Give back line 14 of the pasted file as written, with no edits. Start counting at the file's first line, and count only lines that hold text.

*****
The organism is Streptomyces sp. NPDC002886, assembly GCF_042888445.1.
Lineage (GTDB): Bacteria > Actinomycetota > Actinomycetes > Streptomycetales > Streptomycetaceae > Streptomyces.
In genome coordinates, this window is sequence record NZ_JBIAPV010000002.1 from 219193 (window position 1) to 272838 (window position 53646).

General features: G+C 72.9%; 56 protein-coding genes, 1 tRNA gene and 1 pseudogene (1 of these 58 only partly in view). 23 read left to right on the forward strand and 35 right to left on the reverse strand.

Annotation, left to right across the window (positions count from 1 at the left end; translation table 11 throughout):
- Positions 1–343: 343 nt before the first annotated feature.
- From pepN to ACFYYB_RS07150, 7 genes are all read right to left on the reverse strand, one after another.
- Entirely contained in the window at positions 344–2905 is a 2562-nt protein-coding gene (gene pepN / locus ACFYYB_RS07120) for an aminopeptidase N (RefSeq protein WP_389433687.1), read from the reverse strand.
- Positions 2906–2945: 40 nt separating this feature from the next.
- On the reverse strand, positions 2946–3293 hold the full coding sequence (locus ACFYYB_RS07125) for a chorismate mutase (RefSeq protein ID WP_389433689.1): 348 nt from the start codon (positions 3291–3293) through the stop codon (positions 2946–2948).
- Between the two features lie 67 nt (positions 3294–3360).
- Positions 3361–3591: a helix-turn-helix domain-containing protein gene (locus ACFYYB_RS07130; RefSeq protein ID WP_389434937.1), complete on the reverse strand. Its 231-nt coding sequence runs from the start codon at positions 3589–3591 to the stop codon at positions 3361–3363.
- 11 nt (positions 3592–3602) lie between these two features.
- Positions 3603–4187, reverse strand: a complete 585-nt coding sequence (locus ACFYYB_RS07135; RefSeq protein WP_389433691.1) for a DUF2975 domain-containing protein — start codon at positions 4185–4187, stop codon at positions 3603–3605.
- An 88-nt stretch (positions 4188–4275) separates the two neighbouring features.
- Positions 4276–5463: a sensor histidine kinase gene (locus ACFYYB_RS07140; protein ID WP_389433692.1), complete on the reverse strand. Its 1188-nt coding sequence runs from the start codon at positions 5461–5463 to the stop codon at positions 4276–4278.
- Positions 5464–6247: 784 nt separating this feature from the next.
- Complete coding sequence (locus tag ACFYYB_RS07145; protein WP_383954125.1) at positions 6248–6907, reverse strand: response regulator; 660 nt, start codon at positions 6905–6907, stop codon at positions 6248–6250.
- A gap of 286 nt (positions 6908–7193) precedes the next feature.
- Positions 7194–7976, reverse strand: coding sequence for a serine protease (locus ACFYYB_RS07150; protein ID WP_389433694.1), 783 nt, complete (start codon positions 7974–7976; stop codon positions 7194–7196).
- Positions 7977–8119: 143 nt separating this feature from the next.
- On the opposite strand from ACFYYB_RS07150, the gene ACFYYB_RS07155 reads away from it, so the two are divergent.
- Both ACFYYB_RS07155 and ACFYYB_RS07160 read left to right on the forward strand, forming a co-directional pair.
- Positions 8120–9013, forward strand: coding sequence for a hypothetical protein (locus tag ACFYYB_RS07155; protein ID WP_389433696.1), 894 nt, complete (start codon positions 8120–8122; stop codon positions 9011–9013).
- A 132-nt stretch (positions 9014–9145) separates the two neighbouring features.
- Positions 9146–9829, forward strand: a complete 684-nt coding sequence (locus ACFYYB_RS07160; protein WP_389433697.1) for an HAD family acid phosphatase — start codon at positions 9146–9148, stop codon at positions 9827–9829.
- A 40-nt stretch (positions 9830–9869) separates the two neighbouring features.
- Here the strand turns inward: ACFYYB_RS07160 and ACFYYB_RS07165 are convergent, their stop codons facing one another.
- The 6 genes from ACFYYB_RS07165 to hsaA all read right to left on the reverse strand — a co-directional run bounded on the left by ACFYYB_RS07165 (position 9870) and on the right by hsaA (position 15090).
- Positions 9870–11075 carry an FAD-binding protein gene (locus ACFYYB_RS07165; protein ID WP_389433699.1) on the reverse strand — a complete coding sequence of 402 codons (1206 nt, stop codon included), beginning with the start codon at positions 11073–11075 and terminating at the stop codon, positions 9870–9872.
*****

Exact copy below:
- Positions 3603–4187, reverse strand: a complete 585-nt coding sequence (locus ACFYYB_RS07135; RefSeq protein WP_389433691.1) for a DUF2975 domain-containing protein — start codon at positions 4185–4187, stop codon at positions 3603–3605.